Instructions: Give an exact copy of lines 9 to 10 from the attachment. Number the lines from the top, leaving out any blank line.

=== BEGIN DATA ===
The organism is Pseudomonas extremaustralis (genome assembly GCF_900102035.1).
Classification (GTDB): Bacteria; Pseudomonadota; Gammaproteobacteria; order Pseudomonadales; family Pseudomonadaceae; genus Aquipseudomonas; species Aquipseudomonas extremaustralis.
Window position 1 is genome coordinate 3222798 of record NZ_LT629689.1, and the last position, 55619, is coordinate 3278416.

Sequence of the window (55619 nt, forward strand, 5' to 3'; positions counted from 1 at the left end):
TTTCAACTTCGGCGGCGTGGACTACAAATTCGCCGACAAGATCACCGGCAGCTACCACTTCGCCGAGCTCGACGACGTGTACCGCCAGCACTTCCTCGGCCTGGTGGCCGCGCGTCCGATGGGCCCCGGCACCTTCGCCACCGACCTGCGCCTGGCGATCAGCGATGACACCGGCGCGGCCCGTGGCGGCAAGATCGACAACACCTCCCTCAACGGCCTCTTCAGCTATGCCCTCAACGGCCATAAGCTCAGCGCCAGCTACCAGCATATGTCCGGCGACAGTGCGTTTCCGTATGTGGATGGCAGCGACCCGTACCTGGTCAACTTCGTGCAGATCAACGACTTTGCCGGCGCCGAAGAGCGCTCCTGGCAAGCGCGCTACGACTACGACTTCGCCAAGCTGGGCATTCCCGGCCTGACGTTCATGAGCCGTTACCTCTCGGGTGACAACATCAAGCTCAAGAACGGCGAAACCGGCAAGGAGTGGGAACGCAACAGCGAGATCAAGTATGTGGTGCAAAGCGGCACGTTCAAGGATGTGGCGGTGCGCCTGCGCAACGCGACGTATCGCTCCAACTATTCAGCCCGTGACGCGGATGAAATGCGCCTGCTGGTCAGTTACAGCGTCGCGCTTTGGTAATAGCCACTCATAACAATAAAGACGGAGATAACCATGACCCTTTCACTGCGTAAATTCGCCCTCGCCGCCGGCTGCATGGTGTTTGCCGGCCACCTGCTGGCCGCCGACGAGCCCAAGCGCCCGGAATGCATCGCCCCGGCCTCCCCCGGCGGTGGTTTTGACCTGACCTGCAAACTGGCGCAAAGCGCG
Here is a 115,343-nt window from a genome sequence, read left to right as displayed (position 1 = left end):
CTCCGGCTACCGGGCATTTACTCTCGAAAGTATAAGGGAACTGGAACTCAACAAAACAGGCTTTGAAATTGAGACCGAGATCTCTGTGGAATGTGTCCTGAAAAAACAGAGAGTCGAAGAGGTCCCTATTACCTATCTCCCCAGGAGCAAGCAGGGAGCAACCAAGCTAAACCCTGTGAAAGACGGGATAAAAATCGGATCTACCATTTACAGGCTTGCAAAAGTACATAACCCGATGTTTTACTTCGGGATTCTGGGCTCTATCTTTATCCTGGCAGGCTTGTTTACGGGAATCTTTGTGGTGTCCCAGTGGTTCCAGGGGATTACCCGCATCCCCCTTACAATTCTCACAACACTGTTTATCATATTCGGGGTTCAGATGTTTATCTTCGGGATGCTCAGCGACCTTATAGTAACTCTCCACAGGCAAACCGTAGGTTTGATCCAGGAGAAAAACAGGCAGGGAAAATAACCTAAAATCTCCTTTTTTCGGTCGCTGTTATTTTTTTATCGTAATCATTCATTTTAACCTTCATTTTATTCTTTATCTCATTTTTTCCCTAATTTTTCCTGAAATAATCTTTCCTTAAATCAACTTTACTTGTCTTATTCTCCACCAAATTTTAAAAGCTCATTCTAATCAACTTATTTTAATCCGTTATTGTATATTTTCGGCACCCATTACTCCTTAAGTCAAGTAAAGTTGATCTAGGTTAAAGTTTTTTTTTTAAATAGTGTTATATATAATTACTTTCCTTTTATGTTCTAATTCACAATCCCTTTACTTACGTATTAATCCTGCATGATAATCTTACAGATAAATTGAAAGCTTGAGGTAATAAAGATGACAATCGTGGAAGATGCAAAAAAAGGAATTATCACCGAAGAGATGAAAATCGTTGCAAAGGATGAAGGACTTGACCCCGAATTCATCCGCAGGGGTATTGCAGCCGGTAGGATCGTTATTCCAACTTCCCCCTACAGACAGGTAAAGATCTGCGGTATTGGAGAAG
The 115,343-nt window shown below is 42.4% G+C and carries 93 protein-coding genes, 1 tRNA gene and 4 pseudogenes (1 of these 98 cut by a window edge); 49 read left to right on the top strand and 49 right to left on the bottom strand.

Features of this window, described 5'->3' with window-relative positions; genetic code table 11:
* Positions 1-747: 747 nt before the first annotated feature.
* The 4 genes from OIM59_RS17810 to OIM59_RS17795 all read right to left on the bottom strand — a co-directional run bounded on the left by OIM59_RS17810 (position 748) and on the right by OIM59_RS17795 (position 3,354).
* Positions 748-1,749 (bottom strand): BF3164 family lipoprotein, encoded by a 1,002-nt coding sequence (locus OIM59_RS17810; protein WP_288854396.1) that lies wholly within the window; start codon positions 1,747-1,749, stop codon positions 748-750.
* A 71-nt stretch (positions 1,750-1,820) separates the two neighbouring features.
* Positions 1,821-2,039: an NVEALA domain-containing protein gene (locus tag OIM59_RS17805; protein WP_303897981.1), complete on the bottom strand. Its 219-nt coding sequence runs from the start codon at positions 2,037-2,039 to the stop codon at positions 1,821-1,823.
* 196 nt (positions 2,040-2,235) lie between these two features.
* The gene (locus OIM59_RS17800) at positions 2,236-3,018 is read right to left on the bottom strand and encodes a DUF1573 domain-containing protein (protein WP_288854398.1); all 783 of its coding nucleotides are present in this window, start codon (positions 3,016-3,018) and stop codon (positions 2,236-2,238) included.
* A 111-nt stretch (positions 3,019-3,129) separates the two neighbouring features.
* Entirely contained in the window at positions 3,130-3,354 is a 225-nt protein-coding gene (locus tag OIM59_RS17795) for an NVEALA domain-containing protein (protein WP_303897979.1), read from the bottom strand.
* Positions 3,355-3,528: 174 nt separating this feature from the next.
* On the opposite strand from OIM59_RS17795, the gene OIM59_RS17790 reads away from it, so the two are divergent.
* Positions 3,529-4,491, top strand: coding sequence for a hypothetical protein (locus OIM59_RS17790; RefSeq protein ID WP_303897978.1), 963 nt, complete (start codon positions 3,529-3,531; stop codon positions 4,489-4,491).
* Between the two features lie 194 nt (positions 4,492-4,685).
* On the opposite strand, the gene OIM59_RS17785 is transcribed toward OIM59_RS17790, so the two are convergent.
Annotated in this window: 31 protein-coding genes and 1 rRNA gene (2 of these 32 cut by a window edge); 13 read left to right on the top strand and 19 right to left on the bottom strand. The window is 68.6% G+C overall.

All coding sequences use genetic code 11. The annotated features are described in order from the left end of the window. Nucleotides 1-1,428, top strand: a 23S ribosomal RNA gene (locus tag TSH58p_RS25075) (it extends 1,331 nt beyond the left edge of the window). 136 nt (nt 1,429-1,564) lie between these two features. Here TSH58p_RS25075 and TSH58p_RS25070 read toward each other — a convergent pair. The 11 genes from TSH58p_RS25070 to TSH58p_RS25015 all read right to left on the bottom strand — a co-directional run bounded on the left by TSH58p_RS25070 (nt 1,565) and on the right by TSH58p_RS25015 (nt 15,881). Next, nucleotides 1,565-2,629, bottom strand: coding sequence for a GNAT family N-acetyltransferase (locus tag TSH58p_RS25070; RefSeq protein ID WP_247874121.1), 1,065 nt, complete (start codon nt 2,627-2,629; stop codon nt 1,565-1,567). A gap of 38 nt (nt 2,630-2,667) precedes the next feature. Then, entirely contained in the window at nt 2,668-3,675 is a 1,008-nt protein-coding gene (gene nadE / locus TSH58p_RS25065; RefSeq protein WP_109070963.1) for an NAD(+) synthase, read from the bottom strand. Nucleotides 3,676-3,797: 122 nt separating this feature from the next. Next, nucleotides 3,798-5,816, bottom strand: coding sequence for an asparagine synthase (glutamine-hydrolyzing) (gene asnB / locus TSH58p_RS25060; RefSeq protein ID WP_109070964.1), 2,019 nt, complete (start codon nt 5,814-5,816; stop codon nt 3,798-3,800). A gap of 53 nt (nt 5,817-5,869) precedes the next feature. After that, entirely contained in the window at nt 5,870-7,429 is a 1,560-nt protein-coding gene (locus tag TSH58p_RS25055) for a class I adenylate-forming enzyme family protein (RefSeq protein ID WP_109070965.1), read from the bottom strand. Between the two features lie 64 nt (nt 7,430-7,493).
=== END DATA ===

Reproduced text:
Features of this window, described 5'->3' with window-relative positions; genetic code table 11:
* Positions 1-747: 747 nt before the first annotated feature.